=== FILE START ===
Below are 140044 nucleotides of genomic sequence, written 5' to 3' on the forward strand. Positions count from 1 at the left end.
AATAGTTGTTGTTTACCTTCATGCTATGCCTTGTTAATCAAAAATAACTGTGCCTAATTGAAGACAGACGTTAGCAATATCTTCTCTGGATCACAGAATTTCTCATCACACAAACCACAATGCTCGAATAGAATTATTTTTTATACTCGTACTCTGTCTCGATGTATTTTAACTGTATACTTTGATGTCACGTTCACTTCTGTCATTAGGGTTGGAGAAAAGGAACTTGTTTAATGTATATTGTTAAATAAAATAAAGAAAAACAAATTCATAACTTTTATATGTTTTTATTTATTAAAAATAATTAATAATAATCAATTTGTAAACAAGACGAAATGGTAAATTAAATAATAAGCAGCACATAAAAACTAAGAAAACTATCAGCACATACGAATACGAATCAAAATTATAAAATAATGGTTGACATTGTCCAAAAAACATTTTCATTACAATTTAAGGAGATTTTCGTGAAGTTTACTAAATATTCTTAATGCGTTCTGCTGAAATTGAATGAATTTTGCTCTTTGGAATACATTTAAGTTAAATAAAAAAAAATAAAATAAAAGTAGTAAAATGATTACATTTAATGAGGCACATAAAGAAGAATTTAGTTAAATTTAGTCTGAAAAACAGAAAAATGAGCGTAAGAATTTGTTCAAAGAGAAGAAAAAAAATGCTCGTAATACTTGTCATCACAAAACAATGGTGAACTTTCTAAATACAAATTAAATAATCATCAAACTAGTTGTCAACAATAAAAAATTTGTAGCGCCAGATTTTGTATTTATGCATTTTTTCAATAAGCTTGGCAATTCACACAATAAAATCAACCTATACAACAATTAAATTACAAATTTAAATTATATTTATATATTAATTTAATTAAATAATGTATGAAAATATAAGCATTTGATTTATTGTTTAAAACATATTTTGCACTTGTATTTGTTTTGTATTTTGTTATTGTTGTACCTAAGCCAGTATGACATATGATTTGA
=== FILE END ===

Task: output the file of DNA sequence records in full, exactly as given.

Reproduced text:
Below are 140044 nucleotides of genomic sequence, written 5' to 3' on the forward strand. Positions count from 1 at the left end.
AATAGTTGTTGTTTACCTTCATGCTATGCCTTGTTAATCAAAAATAACTGTGCCTAATTGAAGACAGACGTTAGCAATATCTTCTCTGGATCACAGAATTTCTCATCACACAAACCACAATGCTCGAATAGAATTATTTTTTATACTCGTACTCTGTCTCGATGTATTTTAACTGTATACTTTGATGTCACGTTCACTTCTGTCATTAGGGTTGGAGAAAAGGAACTTGTTTAATGTATATTGTTAAATAAAATAAAGAAAAACAAATTCATAACTTTTATATGTTTTTATTTATTAAAAATAATTAATAATAATCAATTTGTAAACAAGACGAAATGGTAAATTAAATAATAAGCAGCACATAAAAACTAAGAAAACTATCAGCACATACGAATACGAATCAAAATTATAAAATAATGGTTGACATTGTCCAAAAAACATTTTCATTACAATTTAAGGAGATTTTCGTGAAGTTTACTAAATATTCTTAATGCGTTCTGCTGAAATTGAATGAATTTTGCTCTTTGGAATACATTTAAGTTAAATAAAAAAAAATAAAATAAAAGTAGTAAAATGATTACATTTAATGAGGCACATAAAGAAGAATTTAGTTAAATTTAGTCTGAAAAACAGAAAAATGAGCGTAAGAATTTGTTCAAAGAGAAGAAAAAAAATGCTCGTAATACTTGTCATCACAAAACAATGGTGAACTTTCTAAATACAAATTAAATAATCATCAAACTAGTTGTCAACAATAAAAAATTTGTAGCGCCAGATTTTGTATTTATGCATTTTTTCAATAAGCTTGGCAATTCACACAATAAAATCAACCTATACAACAATTAAATTACAAATTTAAATTATATTTATATATTAATTTAATTAAATAATGTATGAAAATATAAGCATTTGATTTATTGTTTAAAACATATTTTGCACTTGTATTTGTTTTGTATTTTGTTATTGTTGTACCTAAGCCAGTATGACATATGATTTGA